Exceedingly Rare probably Adam States (mid 18th century) Stoneware Jug w/ Bird Design

October 28, 2017 Stoneware Auction

Lot #: 45

Price Realized: $3,540.00

($3,000 hammer, plus 18% buyer's premium)

PLEASE NOTE:  This result is 5 years old, and the American ceramics market frequently changes. Additionally, small nuances of color, condition, shape, etc. can mean huge differences in price. If you're interested in having us sell a similar item for you, please contact us here.

Auction Highlight:  October 28, 2017 Auction | New York City Stoneware

October 28, 2017 Auction Catalog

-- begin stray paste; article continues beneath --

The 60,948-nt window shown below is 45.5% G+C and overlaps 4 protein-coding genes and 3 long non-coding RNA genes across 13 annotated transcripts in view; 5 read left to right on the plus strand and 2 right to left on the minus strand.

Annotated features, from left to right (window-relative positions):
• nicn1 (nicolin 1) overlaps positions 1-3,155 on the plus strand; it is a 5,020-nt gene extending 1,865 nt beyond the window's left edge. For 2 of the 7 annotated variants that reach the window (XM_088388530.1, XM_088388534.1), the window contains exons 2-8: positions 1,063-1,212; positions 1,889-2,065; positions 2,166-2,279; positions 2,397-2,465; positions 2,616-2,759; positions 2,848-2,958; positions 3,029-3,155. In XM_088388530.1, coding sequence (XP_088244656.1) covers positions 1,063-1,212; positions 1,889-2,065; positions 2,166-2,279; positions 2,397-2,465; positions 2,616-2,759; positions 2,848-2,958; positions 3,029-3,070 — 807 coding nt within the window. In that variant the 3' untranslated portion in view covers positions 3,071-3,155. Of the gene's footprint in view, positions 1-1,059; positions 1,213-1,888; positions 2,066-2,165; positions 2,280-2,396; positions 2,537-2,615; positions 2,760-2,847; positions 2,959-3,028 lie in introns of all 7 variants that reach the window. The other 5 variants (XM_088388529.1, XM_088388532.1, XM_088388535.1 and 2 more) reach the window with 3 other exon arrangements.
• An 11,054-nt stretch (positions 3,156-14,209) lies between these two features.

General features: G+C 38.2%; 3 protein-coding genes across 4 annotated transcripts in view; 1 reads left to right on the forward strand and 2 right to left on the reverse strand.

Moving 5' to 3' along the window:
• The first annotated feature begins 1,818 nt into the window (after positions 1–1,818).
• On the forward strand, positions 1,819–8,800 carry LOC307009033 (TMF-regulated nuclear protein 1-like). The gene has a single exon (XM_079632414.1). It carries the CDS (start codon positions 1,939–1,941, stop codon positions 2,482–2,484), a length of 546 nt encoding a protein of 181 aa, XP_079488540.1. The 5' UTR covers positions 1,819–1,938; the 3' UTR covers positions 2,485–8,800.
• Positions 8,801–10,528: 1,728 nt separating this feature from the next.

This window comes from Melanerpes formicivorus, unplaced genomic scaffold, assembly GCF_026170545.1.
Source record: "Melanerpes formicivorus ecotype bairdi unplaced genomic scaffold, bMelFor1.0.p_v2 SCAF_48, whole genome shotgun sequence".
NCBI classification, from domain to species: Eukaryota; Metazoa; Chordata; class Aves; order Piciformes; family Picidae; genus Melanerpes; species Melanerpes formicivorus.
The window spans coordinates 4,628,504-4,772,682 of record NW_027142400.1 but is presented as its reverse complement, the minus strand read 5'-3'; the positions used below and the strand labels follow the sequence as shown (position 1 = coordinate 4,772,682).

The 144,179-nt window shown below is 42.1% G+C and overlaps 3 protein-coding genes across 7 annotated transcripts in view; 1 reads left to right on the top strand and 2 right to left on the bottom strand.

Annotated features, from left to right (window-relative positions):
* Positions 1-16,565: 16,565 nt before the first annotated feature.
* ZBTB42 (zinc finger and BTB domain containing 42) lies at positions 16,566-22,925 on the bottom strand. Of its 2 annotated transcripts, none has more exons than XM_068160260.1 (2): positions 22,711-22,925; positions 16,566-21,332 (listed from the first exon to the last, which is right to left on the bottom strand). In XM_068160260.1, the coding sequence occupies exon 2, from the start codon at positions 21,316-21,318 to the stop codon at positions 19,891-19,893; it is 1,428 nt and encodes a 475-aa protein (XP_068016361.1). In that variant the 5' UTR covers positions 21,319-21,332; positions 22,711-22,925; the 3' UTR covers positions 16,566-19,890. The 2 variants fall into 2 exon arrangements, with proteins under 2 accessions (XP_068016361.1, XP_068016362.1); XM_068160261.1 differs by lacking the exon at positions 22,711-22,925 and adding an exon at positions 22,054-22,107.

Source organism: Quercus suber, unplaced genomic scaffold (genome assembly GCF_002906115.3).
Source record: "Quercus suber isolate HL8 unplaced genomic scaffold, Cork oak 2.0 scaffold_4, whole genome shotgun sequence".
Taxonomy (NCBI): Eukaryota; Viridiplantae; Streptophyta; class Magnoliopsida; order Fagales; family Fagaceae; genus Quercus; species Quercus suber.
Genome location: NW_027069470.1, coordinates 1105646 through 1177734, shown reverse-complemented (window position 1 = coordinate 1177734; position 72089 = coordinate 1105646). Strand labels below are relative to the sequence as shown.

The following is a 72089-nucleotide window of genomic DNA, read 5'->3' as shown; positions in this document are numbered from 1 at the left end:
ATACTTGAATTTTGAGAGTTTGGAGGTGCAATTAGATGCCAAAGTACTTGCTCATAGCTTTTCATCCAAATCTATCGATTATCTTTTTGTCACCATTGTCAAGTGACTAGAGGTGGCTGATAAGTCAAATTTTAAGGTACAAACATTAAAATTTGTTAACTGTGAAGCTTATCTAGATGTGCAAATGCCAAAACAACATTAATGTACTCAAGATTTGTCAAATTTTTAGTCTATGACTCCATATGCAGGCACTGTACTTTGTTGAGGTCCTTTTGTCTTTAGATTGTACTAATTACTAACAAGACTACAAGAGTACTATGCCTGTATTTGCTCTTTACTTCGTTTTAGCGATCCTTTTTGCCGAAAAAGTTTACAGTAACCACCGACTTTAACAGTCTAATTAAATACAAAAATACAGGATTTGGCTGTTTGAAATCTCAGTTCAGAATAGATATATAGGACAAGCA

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Exceedingly Rare and Important Small-Sized Stoneware Jug with Cobalt Bird-and-Grapes Motif, probably Adam States, Sr., South Amboy, NJ, Manhattan, NY, or Greenwich, CT, mid 18th century, ovoid jug with distinctive, single tool line around spout and central groove to handle, the shoulder decorated with a slip-trailed design of a spotted bird with ringed neck, beside a branch bearing three clusters of berries or grapes. Handle terminals accented with slip-trailed cobalt highlights to handle terminals. The early form of this jug, which includes a single tooled line at the spout, coupled with the thick, slip-trailed application of blackish-blue cobalt, strongly suggest that it was made by the mid-18th century, Adam States, Sr. This influential potter, active in South Amboy, NJ, Manhattan, NY, and Greenwich, CT, would eventually train the well-known Greenwich potter, Abraham Mead, who would go on to produce jugs with similar spout and handle constructions as seen on this example. Similarities in the foliate design on this jug can be noted on two miniature jugs attributed to States, one inscribed "St", sold through Crocker Farm, Inc., in 2011 and 2017, as well as a small pouring vessel, bearing the inscription "Elizabeth States her pot", along with incised initials "E+SAS". All exhibit a blackish-blue cobalt slip and crudeness in its application, suggestive of a potter still learning the nuances of salt-glazed stoneware decoration. This jug carries strong significance in its depiction of a bird, making it possibly one of the earliest examples of American stoneware featuring a figural design. A significant recent discovery produced during the formative years of the American cobalt-decorated stoneware industry. Provenance: A fresh-to-the-market example, recently found in Pennsylvania. Base chips, one of which is glazed over. Small in-the-firing contact marks to surface. H 9 3/4".

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